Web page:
a shaolin legacy
Wing Chun quan (咏春拳）
Physical, Technical, And Mental Training
The roots of the wing chun name
The roots of Wing Chun Quan come from the Shaolin Temple, being developed by the Buddhist nun Ng Mui, a Shaolin master. The nun developed this system taking into consideration the weakness of Shaolin Quan for female practitioners. Ng Mui’s first student was called Yin Wing Chun, from where the system’s name came.
There are many theories related to the name of the style. One theory is that this system was first spread in Yong Chun County by Yan Sanniang. Therefore, the name comes from the county, hence Yong Chun Quan’s (Wing Chun Boxing). Rumors say that this system was created by five masters and later taught to one disciple called Yan Wing Chun, hence the name of Wing Chun.
In 1949, Yip Man, the grandmaster of modern Wing Chun Quan, was the first master to spread the style out of China via Hong Kong and then the world through Bruce Lee.
The law of physics
Isaac Newton put the basis of the basic principles of modern physics in the Second Law of Motion that demonstrates the correlation between force, mass, and acceleration.
F (force)= m (mass) x a (acceleration)
The force is proportional to the acceleration. The acceleration is inverse proportional to the force. This law applies to the Wing Chun strike. The higher the strike’s acceleration, the higher the force and the lower the person’s mass.
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Wing Chun is an art
methods of training
Wing Chun Quan is based on skill rather than brute force.
Wing Chun’s system does not look spectacular and does not contain elaborate movements like other styles in martial arts. Instead, the Wing Chun Quan system focuses on efficiency rather than variety, and its movements are designed for practical use. The techniques are not limited in their applications by restrictive clothing or confined space. Wing Chun Quan is designed for realistic self-defense. Therefore, inside the system are not difficult and abstract movements. Instead, the techniques used are designed for practical combat situations. In this way, you will use minimum necessary effort and movements.
The basic principles of Wing Chun Quan consist of simplicity, directness, the economy in movement, minimum use of brute force, and practicality. It includes hands, punches, and footwork.
The centerline is like a vertical line running down the center front of the body. It is the body’s straight path where your main organs live, where you live. On this line are many vulnerable points such as the eyes, nose, jaw, throat, solar plexus, abdomen, groin, knees, shins. Those points are the most effective places to strike an attacker and the parts of your own body. Must be guarded at all times.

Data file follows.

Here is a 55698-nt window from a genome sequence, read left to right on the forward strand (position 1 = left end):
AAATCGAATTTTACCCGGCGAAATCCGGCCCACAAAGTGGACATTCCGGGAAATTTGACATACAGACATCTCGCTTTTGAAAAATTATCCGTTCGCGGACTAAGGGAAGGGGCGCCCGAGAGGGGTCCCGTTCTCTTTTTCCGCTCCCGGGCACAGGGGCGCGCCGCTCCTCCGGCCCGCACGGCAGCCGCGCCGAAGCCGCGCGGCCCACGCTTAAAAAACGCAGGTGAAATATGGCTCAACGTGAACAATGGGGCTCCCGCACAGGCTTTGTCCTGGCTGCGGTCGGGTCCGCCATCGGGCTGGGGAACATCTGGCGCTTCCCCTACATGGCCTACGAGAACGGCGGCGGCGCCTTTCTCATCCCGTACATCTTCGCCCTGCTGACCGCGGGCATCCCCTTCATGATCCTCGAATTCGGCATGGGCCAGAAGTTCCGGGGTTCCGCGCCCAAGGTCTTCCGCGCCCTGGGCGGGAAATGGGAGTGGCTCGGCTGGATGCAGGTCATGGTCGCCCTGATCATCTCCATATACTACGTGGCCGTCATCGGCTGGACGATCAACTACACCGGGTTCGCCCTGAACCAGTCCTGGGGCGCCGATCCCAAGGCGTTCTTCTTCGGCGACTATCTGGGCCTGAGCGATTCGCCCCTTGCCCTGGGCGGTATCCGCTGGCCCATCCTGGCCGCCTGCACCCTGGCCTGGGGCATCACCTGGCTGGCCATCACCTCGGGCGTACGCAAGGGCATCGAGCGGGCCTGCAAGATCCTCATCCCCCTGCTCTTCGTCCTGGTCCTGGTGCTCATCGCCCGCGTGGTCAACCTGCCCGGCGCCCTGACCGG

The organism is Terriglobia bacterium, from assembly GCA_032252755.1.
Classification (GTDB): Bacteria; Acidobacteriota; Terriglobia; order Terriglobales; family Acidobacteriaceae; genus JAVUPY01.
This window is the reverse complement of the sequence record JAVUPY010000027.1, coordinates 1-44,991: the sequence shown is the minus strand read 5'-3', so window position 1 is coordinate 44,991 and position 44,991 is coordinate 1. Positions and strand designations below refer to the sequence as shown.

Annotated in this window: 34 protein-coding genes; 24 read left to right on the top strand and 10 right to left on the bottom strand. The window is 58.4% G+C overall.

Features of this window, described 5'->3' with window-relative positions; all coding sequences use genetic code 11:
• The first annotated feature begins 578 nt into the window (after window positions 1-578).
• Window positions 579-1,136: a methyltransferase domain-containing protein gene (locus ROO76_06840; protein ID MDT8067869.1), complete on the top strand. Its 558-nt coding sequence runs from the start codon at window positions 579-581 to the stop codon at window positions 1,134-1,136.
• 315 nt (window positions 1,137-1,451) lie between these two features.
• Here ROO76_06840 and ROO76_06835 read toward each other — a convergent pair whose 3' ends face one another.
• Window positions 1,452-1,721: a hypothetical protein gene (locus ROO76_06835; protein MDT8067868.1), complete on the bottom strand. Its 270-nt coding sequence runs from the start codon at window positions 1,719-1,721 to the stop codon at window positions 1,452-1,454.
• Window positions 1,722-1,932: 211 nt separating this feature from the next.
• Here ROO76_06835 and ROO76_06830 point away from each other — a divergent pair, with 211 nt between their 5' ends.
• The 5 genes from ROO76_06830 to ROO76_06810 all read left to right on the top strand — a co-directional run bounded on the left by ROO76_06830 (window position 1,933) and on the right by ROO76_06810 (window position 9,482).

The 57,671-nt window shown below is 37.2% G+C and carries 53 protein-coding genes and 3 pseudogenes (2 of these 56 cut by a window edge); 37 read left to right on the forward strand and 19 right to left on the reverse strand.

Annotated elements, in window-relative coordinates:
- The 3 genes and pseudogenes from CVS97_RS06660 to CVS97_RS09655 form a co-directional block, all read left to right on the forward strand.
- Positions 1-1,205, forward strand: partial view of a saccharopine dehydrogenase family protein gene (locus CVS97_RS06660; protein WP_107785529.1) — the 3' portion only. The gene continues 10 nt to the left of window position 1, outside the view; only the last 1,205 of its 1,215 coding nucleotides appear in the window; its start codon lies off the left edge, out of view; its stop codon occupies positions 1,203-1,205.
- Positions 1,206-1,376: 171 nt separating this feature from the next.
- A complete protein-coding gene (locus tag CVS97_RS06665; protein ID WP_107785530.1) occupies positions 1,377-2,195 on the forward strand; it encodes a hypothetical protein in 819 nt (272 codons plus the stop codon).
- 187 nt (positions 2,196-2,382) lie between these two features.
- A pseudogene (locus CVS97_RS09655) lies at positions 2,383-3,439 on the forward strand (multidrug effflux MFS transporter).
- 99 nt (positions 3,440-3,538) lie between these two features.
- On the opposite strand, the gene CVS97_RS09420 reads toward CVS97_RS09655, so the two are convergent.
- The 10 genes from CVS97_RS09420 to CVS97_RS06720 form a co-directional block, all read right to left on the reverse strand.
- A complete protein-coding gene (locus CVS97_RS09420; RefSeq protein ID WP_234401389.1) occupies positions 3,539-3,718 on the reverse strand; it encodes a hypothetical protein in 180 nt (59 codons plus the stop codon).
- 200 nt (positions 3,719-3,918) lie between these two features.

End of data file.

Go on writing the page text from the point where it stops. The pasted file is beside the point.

The stance must be balanced and stable because it represents the foundation of the system. Without a good combat stance, it is challenging to generate force and overcome the attacker force. When you are out of balance when striking, you become vulnerable and be easily thrown down. It is crucial to have coordination and control of body weight at all times. The Wing Chun stance is mobile and stable at the same time.
Power is developed using proper breathing, body strength, and posture. The body’s power is the muscle workout and a combination of breathing with an appropriate technique. Speed is crucial for self-defense—the routines and movements combined with breathing increase the speed. Body relaxation is a must to maximize speed as stiffness delays movement. Endurance represents the physical capacity to successfully use techniques after physical exertion. The work combined with Qi is the target for the advanced students.
Hard Qigong functions to tighten the muscles to release the strength and aims to reach the goal of abdominal breathing for Kung Fu training.
Hard Qigong combined with abdominal breathing and physical self-defense training increase the conditioned body’s pain tolerance capacity and cell density intensity.
In the Wing Chun Quan system, there are three empty hand routines: Xiao Nian Tou, Xun Qiao, and Biao Ji.
Wing Chun’s weapons routines include a pole and a double knife. In addition, Wing Chun practitioners use wooden dummies and rings for training.
Wing Chun Duawei Professional Training and Examination. Duilian practice also includes Chi Sao or sticky hands practice.
Wing Chun Health Care through Qigong, Meditation, Acupuncture and Meridian Theory.
Wing Chun movements and routines include:
- Movement with stillness.
- The balance between Yin and Yang.
- Hardness and softness.
- The integration of mind and body.
The routines tap deeply into the man’s body’s potential energy.
Wing Chun training path
Wing Chun Quan Martial Arts training consists of the progressive practice of the following techniques:
follow the wing chun quan path
The complete training methods are taught at the Temple or Online
Wing Chun Fundamentals e-book
Learn genuine Wing Chun Quan system and understand the fundamentals. Understand the scientific theory and practical efficiency of the style: Centerline Fundamentals, Stance, Hands, Fist, Footwork, and Force. Learn the benefits for Self Defence, A Focused Mind, Body Control & Balance, Postural Alignment and Health. Written by Shifu Shi Yanjun, Shifu Shi Yanpeng and Dr. Andreea McCurry, this e-book is for anyone with an interest in discovering and understanding the science behind Wing Chun Quan style.
One does not accumulate but eliminates. It is not the daily increase but the daily decrease. The weight of cultivation always runs in simplicity.
Wing Chun training, consists of internal and external, shape and spirit. When practicing taolu (routine 套路) techniques, the connection between internal & external and spirit & shape is important.